Dr Anwar Mohammad Gargash Image Credit: WAM

I’m always delighted to return to the UAE. As the UK Minister for the Middle East, I have been fortunate to visit the UAE on many occasions. Each time I am struck by the warmth and generosity of the Emirati culture and the common ties which bind us. Over 100,000 British nationals live, work and study in the UAE and thousands of Emiratis come to the UK as tourists and students or to do business. I was here the last time, just ahead of the UAE’s 40th anniversary of Union and it struck me then, as it does now, just how much this young and vibrant country has achieved in such a short period of time.

Yesterday, together with my counterpart and friend, Dr Anwar Mohammad Gargash, Minister of State for Foreign Affairs, we held the eighth meeting of the UK-UAE Taskforce, in which we agreed to further the depth and breadth of the close relationship of our two countries.

The Taskforce was established in 2010 when Prime Minister David Cameron visited the UAE and has gone from strength to strength. At our last meeting in London, we signed an agreement on International Development Cooperation and yesterday we discussed how to improve our legal and consular cooperation.

We also spoke about how we can further our cooperation on defence and security issues, trade and investment relations, climate change, development cooperation and foreign policy.

The close links between our countries encompass the whole of society and stem from the very top. Our investment is growing in each other’s economies. British citizens have long been welcomed to the UAE with a warmth and spirit that have come to define the emirates.

They have in turn helped drive UAE prosperity and been involved in iconic projects such as the Burj Khalifa and Abu Dhabi Formula One. UK oil companies BP and Shell have worked with Abu Dhabi for more than 70 years.

Atkins, one of the world’s leading engineering and design consultancies, will design the North Wathba Urban Development to house 130,000 people. British companies are helping improve Abu Dhabi’s sewerage network and build new schools in Al Ain. I am delighted that we are on track to see bilateral trade reaching a value of £12 billion (Dh71.5 billion) by 2015.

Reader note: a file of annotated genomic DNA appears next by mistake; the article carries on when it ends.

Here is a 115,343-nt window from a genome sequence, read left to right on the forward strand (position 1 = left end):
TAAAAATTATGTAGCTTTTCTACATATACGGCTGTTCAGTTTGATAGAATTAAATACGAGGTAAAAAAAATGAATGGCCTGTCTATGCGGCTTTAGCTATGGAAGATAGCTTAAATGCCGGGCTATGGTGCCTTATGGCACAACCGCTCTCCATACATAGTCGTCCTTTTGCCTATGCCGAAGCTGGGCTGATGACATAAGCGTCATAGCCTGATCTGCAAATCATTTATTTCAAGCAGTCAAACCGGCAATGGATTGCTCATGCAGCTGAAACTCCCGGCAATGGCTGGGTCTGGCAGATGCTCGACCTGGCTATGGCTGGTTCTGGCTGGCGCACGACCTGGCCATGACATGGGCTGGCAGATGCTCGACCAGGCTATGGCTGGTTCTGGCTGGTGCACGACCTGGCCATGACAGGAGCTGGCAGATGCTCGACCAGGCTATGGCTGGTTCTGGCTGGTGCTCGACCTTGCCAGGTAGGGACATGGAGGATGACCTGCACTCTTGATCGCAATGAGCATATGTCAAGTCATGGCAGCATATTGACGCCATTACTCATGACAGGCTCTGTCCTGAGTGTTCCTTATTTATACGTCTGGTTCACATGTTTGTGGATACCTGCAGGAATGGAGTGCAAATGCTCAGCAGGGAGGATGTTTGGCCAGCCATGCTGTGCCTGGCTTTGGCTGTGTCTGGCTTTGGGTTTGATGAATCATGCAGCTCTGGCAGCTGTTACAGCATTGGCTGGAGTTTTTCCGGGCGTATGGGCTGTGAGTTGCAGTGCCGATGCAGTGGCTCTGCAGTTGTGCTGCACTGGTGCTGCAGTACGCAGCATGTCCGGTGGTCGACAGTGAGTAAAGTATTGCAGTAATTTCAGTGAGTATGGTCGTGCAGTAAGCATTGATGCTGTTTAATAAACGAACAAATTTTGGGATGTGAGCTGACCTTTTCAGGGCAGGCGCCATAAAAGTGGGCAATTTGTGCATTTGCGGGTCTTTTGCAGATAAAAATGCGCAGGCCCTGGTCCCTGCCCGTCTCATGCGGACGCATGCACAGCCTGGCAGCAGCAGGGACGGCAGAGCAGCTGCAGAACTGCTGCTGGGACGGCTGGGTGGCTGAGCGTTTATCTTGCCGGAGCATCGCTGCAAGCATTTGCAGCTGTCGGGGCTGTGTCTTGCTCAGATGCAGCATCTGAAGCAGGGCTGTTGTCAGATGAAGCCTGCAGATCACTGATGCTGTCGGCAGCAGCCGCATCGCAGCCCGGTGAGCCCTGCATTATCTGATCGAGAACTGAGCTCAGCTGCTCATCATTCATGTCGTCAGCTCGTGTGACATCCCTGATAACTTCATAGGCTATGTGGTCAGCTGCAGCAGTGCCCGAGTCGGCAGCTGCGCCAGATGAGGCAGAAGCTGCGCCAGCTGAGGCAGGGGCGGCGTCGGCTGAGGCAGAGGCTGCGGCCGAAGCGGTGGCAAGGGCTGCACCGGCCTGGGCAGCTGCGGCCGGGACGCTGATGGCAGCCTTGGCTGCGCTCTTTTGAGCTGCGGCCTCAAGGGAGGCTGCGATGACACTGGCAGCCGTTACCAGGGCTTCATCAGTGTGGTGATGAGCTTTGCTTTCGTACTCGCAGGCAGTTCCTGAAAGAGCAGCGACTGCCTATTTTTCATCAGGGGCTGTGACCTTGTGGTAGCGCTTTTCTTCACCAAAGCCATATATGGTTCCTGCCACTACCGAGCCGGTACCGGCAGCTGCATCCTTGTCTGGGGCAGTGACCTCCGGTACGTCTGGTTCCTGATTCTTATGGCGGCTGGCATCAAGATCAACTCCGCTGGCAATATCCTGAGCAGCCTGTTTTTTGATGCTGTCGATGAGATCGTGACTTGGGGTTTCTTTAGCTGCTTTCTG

Emiratis also have strong links to the UK and are contributing positively to UK society through projects such as the London Array — the world’s largest offshore wind farm — and the Emirates Skyline — a fantastic new cable car across the River Thames in London. The UAE-owned company, DP World, is now only two years away from completing the UK’s largest port, the London Gateway. And there is Manchester City of course. Our business links are certainly rich and diverse.

Dr Gargash and I took the opportunity to discuss what more the UK and UAE can do together on renewable energy, as we looked ahead to the UN Climate Change negotiations in November.

We are also cooperating on peaceful uses of nuclear energy. In 2008, Abu Dhabi’s Future Energy Company Masdar agreed to work with Britain to develop renewable energy and low-carbon technology.

I am delighted that a Masdar employee has agreed to a three-month secondment to the UK Department for Energy and Climate Change. Emirati officials will also join our Department for International Development next month as part of a learning exchange programme. I hope these exchanges will be the first of many between our governments.

But one of our greatest areas of cooperation remains foreign policy, where the challenges in Syria, Iran, Afghanistan and Yemen are at the forefront of our minds. Last year, the Foreign Secretary, William Hague, and Shaikh Abdullah Bin Zayed Al Nahyan, UAE Foreign Minister, made a joint visit to Afghanistan, where both countries have troops. In Libya, our pilots flew side by side.

The Emiratis share our concerns about Iran’s nuclear programme and we welcome their support for the P5+1 process of negotiation to help resolve the issue peacefully. Our joint work on the Friends of Yemen process is important. And in Syria, we are grateful for the Emiratis’ commitment and engagement, through the GCC and Arab League, to help bring about a peaceful political transition.

Our links come also through a shared sense of ambition. This feels all the more poignant on this particular visit, which comes at a time of reflection and great pride for both countries. In the UK, we have had a summer to remember:

We celebrated the Diamond Jubilee of Her Majesty Queen Elizabeth II and hosted the London Olympic and Paralympic Games. In the UAE, you have just welcomed your Paralympic medal winners home and approach the conclusion of a memorable anniversary, celebrating an amazing 40 years of progress and development as a nation.

Just like my fellow Britons, you will seek opportunities and face challenges in the years to come. As you look to cement your place in the region and the world and to meet the aspirations of your people, we wish you every success and we offer you our hands in friendship. We share a common history, but our common future is even more important.

Alistair Burt is Minister for Middle East and North Africa, British Foreign Office.